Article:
Introduction to APOE4
APOE, short for Apolipoprotein E, is both a protein and a gene. As a protein ApoE is involved in the metabolism of fats (lipids) in the body, oversees the releasing and transporting of lipids between cell types in the brain, and plays a pivotal role in the development, maintenance, and repair of the Central Nervous System (CNS) that regulates multiple important signaling pathways. The ApoE protein comes in different isoforms: ApoE2, ApoE3, ApoE4. As a gene, APOE is polymorphic, that is to say a gene with multiple variations called alleles. They go hand in hand, the APOE gene tells the body how to make the ApoE protein. To distinguish the allele from the protein the lower case Greek letter epsilon “ε" is sometimes added. The three ApoE alleles are: ApoE ε2, ApoE ε3, and ApoE ε4.
Everyone gets one allele from their mother and another from their father. For example, when someone says they are a 3/4, that means one ApoE ε3, and one ApoE ε4, one came from the mother, the other from the father. When someone says they're homozygous, they're a 4/4, if heterozygous they're either a 2/4 or a 3/4.
The ApoE ε4 allele is the oldest of the ApoE variants, the apes we evolved from were all 4/4s. Our allele has literally existed since the dawn of man. For 96% of human history, we were all ApoE4 homozygotes (ε4/4s). The other alleles showed up “recently” in evolutionary terms. ApoE3 appeared 220,000 years ago, it now dominates in numbers, and 80,000 years ago ApoE2 appeared.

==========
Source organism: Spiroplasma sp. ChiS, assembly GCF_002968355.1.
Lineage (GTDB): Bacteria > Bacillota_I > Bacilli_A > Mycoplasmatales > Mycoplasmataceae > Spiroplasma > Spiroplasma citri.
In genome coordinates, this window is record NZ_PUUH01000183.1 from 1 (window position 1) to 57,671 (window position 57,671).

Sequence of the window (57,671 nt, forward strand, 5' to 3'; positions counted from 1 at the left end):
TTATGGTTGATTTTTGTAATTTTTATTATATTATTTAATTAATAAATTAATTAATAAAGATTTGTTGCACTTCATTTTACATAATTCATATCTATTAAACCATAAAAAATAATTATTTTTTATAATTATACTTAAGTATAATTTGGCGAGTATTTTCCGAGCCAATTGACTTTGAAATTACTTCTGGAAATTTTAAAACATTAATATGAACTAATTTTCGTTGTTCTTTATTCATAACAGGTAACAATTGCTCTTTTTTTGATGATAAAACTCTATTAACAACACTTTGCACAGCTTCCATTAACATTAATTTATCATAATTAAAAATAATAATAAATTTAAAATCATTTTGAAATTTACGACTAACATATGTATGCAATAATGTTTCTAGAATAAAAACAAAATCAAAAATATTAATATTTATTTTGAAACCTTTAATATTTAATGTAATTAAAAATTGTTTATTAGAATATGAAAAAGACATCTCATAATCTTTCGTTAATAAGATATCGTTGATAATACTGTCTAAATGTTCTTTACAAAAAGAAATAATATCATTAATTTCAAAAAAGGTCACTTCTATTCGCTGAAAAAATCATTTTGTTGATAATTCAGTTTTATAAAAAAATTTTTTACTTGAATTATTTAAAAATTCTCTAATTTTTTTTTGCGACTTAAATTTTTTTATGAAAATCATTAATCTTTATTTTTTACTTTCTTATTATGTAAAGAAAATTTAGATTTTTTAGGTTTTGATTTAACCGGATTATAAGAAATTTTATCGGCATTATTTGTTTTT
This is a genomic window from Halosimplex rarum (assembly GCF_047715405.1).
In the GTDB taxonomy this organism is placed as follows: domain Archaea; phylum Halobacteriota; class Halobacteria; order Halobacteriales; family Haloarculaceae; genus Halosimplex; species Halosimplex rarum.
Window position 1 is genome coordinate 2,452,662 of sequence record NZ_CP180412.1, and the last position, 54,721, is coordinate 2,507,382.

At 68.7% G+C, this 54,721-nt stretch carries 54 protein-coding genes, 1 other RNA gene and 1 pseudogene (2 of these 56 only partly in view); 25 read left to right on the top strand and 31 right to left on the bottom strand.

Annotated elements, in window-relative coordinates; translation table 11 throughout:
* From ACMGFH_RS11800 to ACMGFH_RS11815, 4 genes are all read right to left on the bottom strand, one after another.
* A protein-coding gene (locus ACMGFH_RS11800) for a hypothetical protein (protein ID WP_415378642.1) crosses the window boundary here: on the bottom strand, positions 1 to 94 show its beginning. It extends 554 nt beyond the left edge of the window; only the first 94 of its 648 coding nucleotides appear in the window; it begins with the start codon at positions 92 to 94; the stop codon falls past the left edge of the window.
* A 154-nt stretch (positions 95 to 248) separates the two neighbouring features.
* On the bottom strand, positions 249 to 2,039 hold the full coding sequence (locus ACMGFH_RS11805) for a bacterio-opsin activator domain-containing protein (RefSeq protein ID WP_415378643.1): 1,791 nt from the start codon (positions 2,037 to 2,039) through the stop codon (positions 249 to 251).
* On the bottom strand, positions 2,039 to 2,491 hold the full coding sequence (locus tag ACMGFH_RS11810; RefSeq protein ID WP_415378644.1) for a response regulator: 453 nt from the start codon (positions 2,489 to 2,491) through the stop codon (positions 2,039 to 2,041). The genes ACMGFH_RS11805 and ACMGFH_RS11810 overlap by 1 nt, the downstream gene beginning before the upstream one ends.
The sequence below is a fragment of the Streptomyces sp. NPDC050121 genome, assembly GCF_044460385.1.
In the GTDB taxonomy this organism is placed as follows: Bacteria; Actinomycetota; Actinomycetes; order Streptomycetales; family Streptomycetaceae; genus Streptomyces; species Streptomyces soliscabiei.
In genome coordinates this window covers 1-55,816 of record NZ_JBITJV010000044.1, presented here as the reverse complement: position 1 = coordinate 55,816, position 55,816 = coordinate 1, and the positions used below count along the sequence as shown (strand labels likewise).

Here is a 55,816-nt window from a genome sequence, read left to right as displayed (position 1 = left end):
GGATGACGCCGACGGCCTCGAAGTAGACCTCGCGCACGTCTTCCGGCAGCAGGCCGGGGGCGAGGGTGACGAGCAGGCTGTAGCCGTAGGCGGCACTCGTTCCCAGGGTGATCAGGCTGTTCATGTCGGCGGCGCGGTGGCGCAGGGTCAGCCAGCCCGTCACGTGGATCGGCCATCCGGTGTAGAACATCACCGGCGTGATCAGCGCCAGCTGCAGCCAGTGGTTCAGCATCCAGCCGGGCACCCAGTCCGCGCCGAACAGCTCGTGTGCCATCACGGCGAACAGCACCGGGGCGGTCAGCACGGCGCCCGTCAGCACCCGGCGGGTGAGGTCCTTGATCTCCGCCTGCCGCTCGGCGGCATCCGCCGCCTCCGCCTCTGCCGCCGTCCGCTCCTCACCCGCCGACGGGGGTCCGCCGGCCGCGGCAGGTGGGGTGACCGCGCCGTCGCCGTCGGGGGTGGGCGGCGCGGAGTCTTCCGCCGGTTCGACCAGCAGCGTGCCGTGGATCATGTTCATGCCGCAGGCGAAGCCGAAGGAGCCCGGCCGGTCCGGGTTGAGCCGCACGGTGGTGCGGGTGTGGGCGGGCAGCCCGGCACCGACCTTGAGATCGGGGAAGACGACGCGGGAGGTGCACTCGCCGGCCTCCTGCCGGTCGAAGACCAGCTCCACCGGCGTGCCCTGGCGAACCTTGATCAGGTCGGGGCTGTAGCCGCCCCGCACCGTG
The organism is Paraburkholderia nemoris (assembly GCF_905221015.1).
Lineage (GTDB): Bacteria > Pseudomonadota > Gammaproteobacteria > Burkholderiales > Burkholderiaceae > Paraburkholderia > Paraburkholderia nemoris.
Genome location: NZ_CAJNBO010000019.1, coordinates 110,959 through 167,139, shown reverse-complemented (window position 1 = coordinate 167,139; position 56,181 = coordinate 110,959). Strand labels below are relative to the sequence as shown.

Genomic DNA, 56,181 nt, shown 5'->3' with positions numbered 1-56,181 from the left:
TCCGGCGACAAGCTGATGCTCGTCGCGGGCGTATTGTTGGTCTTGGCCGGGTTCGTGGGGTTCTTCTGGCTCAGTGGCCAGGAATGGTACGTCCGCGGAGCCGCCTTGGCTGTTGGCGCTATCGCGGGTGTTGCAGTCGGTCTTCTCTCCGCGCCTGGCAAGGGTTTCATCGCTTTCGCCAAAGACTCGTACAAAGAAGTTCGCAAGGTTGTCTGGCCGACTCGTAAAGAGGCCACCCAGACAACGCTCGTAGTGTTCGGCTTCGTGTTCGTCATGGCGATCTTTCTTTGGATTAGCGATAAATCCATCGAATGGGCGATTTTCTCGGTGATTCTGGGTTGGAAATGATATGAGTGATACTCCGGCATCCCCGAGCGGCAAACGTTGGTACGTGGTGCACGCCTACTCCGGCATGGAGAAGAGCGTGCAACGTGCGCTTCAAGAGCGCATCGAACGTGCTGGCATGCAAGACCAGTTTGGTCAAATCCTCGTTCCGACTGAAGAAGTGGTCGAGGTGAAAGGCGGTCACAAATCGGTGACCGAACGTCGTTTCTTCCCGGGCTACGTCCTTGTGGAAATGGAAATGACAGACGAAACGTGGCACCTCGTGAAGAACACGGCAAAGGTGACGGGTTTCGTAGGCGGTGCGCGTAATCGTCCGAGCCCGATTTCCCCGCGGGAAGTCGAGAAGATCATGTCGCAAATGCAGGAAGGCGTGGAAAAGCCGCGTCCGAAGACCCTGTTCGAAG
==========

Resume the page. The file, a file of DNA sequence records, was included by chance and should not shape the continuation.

Distribution of the alleles vary across the globe. From APOE and Alzheimer’s Disease: From Lipid Transport to Physiopathology and Therapeutics (Mohammed Amir Husain et al, 17 Feb 2021):
- The world-wide frequency of human APOE alleles varies considerably. APOE3 is the most common among all human populations and its frequency ranges from 85% (Asia) to 69% (Africa) (Singh et al., 2006). APOE4 allele frequency varies considerably in native populations of Central Africa (40%), Oceania (37%), and Australia (26%) (Corbo and Scacchi, 1999). The distribution across Europe and Asia follows an apparent gradient from north to south, with low APOE4 allele frequencies in the Mediterranean or South China and higher frequencies in northern regions (up to 25%) (Egert et al., 2012). APOE2 is the least common allele with a global prevalence of 7.3% and is absent in many indigenous people without any clear regional pattern (Corbo and Scacchi, 1999; Singh et al., 2006).